Gate Oxide of a MOS transistor is the most sensitive part of a MOS device. Special care needs to be taken during fabrication of ASIC to protect it from any damages during fabrication steps and ASIC operation too. The antenna effect is a phenomenon that may cause damage to the gate oxide of MOS during the fabrication process especially due to the plasma etching process. In this article, we will investigate the antenna effect phenomena in detail and the reasons which are responsible for this effect.
What is the Antenna Effect?
The term Antenna Effect might not give you the right intuition about the actual effect it may lead you to think about electromagnetic radiation or transmitter-receiver concepts but here the case is different. So It has another popular name which is called “Plasma Induced Gate Oxide Damage” which provides the right intuition about the effect. As this name itself indicates that this is an effect caused by the Gate Oxide Damage due to the Plasma Etching process during the fabrication process of VLSI chips.
Although the antenna effect occurs during the fabrication stage of the chip especially at the time of plasma etching but the prevention mechanism should be set in the physical design stage. The fabrication laboratory provides the antenna rule file which must be checked and designed should be cleaned as per the antenna rule during the physical signoff stage.
In fabrication flow first FEOL (Front End Of Line) is fabricated which involves the fabrication of all MOS transistors. Once the FEOL fabrication is done BEOL (Back End Of Line) fabrication starts which involves the fabrication of metal interconnects. Antenna effect comes into the picture while BEOL fabrication.
In IC manufacturing process Plasma etching process is used to fabricate the metal interconnects. Plasma etching is a dry and anisotropic etching process, used for selective etching. Plasma contains high energetic ions and radicals which get collected by the metal interconnects while the etching process of metals. Figure-1 shows the structure of MOS and collection of plasma by the interconnect.
|Figure-1: MOS structure and plasma etching|
The amount of charge accumulation depends on the surface area of interconnect. These collected ions increase the potential of the interconnect and if the interconnect is connected to the poly gate, ultimately the potential of the gate will increase. Due to this increased potential of the gate, a drainage path may be formed through the gate oxide to substrate to balance this extra accumulated charge on the gate. If the amount of charge accumulation is high, this drainage path through the gate oxide may either breakdown the gate oxide which leads to permanent damage of MOSFET or may create charge trapping in the gate oxide which further leads to many side effects like early gate oxide breakdown, mobility degradation and threshold voltage shift.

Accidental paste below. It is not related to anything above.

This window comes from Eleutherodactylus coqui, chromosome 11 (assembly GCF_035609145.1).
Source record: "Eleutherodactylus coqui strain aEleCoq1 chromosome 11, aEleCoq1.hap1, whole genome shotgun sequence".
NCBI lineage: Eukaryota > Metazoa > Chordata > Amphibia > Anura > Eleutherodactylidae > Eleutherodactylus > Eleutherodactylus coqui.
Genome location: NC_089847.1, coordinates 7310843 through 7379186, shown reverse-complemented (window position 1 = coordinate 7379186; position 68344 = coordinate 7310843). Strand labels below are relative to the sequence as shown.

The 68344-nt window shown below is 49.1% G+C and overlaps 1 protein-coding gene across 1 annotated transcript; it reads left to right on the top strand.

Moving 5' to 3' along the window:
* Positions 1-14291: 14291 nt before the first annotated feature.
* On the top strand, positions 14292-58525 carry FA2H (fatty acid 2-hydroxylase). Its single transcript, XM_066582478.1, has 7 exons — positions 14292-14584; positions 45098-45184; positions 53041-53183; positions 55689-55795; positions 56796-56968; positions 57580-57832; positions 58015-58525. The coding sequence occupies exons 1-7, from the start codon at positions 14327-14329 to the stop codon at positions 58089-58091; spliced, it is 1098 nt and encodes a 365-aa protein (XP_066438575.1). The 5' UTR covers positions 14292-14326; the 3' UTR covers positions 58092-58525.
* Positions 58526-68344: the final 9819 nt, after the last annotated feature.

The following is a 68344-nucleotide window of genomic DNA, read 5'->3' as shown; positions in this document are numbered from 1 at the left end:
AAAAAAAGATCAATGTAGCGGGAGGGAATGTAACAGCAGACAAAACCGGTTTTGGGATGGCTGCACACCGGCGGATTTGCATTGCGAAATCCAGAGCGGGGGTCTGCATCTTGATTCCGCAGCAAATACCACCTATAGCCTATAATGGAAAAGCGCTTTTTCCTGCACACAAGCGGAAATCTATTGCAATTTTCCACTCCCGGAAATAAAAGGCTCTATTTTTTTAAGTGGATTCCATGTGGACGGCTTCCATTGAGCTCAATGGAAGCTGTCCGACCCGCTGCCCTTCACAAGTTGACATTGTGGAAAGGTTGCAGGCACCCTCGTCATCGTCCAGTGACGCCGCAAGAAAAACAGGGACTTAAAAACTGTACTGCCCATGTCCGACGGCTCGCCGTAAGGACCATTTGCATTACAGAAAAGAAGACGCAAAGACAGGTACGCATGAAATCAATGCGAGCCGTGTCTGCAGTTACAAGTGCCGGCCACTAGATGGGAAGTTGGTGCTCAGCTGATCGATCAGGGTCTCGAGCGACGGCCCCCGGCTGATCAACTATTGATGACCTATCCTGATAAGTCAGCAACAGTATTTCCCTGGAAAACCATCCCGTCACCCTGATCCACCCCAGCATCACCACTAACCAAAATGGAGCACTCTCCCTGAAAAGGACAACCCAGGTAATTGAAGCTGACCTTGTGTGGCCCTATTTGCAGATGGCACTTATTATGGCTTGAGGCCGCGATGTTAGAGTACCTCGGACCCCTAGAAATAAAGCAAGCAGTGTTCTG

Gate oxide damage occurs basically due to plasma etching of interconnects connected to the gate, that’s why this effect is also called “Plasma Induced Gate Oxide Damage” or “Antenna Effect”. The metal interconnect which collects the plasma (ions) and is connected to the gate is basically termed as the antenna. Here it is important to know the fabrication process of interconnects which is explained in the next section.
Over the polysilicon, a layer of dielectric is deposited and then cuts are made for the contact. Over the contact, Metal-1 is deposited and patterned and etched the extra metal and filled the whole region by the dielectric. Now before fabricating the metal-2, cuts are made in dielectrics for Via-1 and filled with Via-1 then over the via-1 Metal-2 is deposited. Again in the same way Metal 2 is etched and filled with dielectrics. This process is repeated as many times as the number of metal layers is there. At the end of all the metals processed, A PSG encapsulation is done as shown in the figure.
There are basically three steps are performed to process any metal layer after the corresponding via/contact is fabricated.
In the first step metal is deposited, In the second step the unwanted area of metal is etched away and in the third step, CMP (Chemical Mechanical Policing) is done.
Now let’s talk more about the etching process. There are basically two types of etching processes is there, one is called wet etching with chemicals and the second is a dry etching with gasses. Dry etching provides complete anisotropic etching in which the lateral etching rate is zero. The most popular plasma etching is a dry etching process which is explained in brief in the next section.
Here the plasma etching process will be explained in brief just to understand the process. Plasma etching involves a high-speed stream of plasma of an appropriate gas mixture being shot at the sample. The plasma source is known as etch species are either charged ions or neutral atoms or radicals. During the etching process, plasma generates volatile etch products from the chemical reaction between the target material and the reactive species generated by the plasma. A basic setup of plasma etching has shown in the figure below.
|Figure-3: Plasma etching setups|
|Figure-4: Plasma etching process in semiconductor fabrication|
Both top and bottom electrodes are equal in size and parallel to each other. Bottom electrode holds the wafer and it is grounded. Due to the application of RF voltage and high pressure (P = 100mT to 1T) a plasma is set up between the two electrodes. High energetic electrons react with gas molecules and give various reactive species, neutral species and ions. Neutral species provide chemical etching and ions provide physical etching and a combination of reactive species and ions provides Ion Enhanced Etching.
We will discuss the prevention techniques of the Antenna effect in the next article.